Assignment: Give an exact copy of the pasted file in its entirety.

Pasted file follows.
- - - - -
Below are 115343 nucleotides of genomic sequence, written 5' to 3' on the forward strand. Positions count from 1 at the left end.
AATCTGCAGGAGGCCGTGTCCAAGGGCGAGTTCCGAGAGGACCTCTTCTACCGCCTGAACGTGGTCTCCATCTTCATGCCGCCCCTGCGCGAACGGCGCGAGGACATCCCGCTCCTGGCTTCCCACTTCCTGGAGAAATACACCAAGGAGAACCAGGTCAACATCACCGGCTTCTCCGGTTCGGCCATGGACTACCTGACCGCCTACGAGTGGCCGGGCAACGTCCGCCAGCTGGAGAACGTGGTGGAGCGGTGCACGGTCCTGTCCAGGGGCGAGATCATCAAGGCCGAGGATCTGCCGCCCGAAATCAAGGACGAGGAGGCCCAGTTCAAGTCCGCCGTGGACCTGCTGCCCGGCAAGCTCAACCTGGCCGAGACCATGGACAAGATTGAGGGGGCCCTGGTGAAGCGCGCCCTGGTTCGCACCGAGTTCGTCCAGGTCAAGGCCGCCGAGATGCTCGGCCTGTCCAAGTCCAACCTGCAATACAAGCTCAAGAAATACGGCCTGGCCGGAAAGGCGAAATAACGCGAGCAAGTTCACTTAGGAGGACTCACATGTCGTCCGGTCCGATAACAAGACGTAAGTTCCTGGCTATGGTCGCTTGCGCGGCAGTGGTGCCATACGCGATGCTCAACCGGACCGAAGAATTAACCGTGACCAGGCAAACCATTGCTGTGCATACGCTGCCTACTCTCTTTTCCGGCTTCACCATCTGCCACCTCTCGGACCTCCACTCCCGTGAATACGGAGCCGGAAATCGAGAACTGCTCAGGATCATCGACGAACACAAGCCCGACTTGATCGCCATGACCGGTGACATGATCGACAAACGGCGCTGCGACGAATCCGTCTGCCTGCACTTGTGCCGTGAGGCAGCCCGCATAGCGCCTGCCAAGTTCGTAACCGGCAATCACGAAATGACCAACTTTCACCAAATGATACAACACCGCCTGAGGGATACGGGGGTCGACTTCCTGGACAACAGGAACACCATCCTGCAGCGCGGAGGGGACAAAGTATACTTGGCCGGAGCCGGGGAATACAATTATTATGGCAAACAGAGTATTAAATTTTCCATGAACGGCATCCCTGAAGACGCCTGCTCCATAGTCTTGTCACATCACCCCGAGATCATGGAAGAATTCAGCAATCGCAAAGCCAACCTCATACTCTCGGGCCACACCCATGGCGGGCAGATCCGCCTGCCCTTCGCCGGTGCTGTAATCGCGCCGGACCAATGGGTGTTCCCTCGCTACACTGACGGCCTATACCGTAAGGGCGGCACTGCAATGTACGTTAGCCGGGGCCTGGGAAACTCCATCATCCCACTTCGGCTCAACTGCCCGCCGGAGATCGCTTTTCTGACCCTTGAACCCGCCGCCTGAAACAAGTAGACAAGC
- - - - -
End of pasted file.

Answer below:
Below are 115343 nucleotides of genomic sequence, written 5' to 3' on the forward strand. Positions count from 1 at the left end.
AATCTGCAGGAGGCCGTGTCCAAGGGCGAGTTCCGAGAGGACCTCTTCTACCGCCTGAACGTGGTCTCCATCTTCATGCCGCCCCTGCGCGAACGGCGCGAGGACATCCCGCTCCTGGCTTCCCACTTCCTGGAGAAATACACCAAGGAGAACCAGGTCAACATCACCGGCTTCTCCGGTTCGGCCATGGACTACCTGACCGCCTACGAGTGGCCGGGCAACGTCCGCCAGCTGGAGAACGTGGTGGAGCGGTGCACGGTCCTGTCCAGGGGCGAGATCATCAAGGCCGAGGATCTGCCGCCCGAAATCAAGGACGAGGAGGCCCAGTTCAAGTCCGCCGTGGACCTGCTGCCCGGCAAGCTCAACCTGGCCGAGACCATGGACAAGATTGAGGGGGCCCTGGTGAAGCGCGCCCTGGTTCGCACCGAGTTCGTCCAGGTCAAGGCCGCCGAGATGCTCGGCCTGTCCAAGTCCAACCTGCAATACAAGCTCAAGAAATACGGCCTGGCCGGAAAGGCGAAATAACGCGAGCAAGTTCACTTAGGAGGACTCACATGTCGTCCGGTCCGATAACAAGACGTAAGTTCCTGGCTATGGTCGCTTGCGCGGCAGTGGTGCCATACGCGATGCTCAACCGGACCGAAGAATTAACCGTGACCAGGCAAACCATTGCTGTGCATACGCTGCCTACTCTCTTTTCCGGCTTCACCATCTGCCACCTCTCGGACCTCCACTCCCGTGAATACGGAGCCGGAAATCGAGAACTGCTCAGGATCATCGACGAACACAAGCCCGACTTGATCGCCATGACCGGTGACATGATCGACAAACGGCGCTGCGACGAATCCGTCTGCCTGCACTTGTGCCGTGAGGCAGCCCGCATAGCGCCTGCCAAGTTCGTAACCGGCAATCACGAAATGACCAACTTTCACCAAATGATACAACACCGCCTGAGGGATACGGGGGTCGACTTCCTGGACAACAGGAACACCATCCTGCAGCGCGGAGGGGACAAAGTATACTTGGCCGGAGCCGGGGAATACAATTATTATGGCAAACAGAGTATTAAATTTTCCATGAACGGCATCCCTGAAGACGCCTGCTCCATAGTCTTGTCACATCACCCCGAGATCATGGAAGAATTCAGCAATCGCAAAGCCAACCTCATACTCTCGGGCCACACCCATGGCGGGCAGATCCGCCTGCCCTTCGCCGGTGCTGTAATCGCGCCGGACCAATGGGTGTTCCCTCGCTACACTGACGGCCTATACCGTAAGGGCGGCACTGCAATGTACGTTAGCCGGGGCCTGGGAAACTCCATCATCCCACTTCGGCTCAACTGCCCGCCGGAGATCGCTTTTCTGACCCTTGAACCCGCCGCCTGAAACAAGTAGACAAGC